The Obama administration has extended the deadline for people who are signing up for health insurance on the federal exchange. People who haven't signed up yet now have until the end of today. It's an extension of only 24 hours, so it may seem like no big deal. But it was done at the last minute, and some insurance companies say they were caught off guard.
Some insurers are irritated. One extra day isn't a long time, but it is Christmas Eve and some insurers say, they planned to close their offices and call centers. Plus, they have one fewer day to take care of business like sending out membership cards.
But there could be a silver lining for insurers, says J.B. Silvers who teaches at Case Western Reserve and used to run an insurance company. More healthy people are a win for insurers.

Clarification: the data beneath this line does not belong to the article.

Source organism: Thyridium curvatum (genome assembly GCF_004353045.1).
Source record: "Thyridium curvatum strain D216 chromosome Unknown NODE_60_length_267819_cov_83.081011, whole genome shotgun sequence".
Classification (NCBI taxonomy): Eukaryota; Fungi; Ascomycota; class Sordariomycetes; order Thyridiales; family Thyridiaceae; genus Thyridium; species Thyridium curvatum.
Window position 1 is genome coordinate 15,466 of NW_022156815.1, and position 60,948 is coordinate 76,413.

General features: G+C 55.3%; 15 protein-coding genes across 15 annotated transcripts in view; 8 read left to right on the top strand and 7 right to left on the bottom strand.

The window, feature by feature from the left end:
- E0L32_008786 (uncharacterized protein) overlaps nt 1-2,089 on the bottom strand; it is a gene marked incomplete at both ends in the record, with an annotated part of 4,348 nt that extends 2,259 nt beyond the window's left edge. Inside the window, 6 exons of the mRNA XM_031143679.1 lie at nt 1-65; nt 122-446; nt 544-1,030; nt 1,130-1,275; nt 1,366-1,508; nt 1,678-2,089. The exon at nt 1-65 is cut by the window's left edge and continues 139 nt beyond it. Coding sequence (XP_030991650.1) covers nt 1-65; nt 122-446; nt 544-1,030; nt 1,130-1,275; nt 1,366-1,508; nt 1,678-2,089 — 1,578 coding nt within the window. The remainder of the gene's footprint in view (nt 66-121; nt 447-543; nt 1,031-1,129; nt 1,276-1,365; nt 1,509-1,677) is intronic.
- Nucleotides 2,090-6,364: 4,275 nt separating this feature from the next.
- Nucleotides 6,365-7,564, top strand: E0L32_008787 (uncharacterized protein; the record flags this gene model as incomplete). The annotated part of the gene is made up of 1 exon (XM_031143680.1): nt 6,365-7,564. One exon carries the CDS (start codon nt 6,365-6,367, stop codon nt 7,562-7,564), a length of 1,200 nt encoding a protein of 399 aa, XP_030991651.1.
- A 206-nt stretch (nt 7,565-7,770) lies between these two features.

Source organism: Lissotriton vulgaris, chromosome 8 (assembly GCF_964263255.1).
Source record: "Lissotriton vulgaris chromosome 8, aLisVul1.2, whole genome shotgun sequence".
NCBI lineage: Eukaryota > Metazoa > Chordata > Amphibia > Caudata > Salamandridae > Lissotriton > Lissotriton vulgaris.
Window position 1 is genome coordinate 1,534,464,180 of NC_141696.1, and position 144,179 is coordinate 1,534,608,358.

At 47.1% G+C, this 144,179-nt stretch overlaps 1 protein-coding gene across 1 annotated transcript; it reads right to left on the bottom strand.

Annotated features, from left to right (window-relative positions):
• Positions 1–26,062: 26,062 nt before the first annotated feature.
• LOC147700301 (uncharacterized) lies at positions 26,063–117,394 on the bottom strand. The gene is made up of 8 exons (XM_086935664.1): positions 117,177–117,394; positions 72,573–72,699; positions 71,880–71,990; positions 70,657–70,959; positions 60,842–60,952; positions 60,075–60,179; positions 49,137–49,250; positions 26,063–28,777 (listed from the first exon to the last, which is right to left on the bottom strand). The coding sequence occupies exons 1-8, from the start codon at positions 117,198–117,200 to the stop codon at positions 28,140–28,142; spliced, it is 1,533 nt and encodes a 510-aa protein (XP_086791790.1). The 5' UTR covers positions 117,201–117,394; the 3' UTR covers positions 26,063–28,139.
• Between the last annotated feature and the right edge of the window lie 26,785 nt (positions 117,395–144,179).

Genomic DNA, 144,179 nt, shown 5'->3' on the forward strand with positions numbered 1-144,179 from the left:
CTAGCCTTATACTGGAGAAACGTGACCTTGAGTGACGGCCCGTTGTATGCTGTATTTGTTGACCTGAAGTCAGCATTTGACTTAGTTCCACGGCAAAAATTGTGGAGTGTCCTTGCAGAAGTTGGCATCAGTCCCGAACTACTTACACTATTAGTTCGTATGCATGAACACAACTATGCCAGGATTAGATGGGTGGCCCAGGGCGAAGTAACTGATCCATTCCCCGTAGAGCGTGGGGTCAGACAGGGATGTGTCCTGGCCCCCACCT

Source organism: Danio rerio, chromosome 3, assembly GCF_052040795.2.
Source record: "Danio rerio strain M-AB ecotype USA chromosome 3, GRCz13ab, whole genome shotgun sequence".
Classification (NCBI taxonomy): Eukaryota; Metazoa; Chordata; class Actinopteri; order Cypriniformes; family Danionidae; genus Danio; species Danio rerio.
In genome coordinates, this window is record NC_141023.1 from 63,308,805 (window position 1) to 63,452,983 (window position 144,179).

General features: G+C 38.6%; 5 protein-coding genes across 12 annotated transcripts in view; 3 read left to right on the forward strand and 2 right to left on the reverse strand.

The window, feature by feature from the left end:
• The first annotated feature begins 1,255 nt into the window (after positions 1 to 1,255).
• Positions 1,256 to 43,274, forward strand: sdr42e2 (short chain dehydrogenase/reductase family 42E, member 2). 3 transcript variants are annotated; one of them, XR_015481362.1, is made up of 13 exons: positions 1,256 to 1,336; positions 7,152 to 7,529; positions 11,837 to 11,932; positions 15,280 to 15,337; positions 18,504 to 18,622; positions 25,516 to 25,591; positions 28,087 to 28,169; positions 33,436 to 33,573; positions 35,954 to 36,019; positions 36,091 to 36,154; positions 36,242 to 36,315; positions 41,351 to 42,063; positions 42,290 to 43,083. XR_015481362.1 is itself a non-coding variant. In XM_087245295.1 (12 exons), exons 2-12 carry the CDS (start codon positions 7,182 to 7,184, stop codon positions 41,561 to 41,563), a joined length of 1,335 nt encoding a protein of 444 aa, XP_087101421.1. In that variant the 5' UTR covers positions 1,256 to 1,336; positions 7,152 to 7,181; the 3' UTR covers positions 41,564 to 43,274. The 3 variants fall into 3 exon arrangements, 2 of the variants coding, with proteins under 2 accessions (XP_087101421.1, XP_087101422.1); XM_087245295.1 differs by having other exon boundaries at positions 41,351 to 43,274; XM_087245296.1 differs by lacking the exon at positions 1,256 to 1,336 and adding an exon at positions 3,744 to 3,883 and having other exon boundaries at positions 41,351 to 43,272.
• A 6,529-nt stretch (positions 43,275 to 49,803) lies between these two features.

"People wait until the last minute to sign up -- particularly people who are in better health, that don think they really need it," he says. "The people who sign up early are the sick ones, the people who sign up late are the healthy ones, and so an extra day's not a bad idea."
The Obama administration isn't the only one making last minute changes. When it comes to paying for these plans, the insurers themselves have been switching things around.
Normally, you pay for your insurance and then you're covered -- but you have to pay first. Last week, some companies that are selling plans on the federal exchange and on a lot of the state exchanges said they'll accept payments until January 10, for coverage that begins on New Year's Day. People can pay out of pocket for things like doctor's visits and be reimbursed later.
Insurance companies say it's necessary to prevent gaps in people's coverage, given the sheer number of hurdles the whole process has faced.
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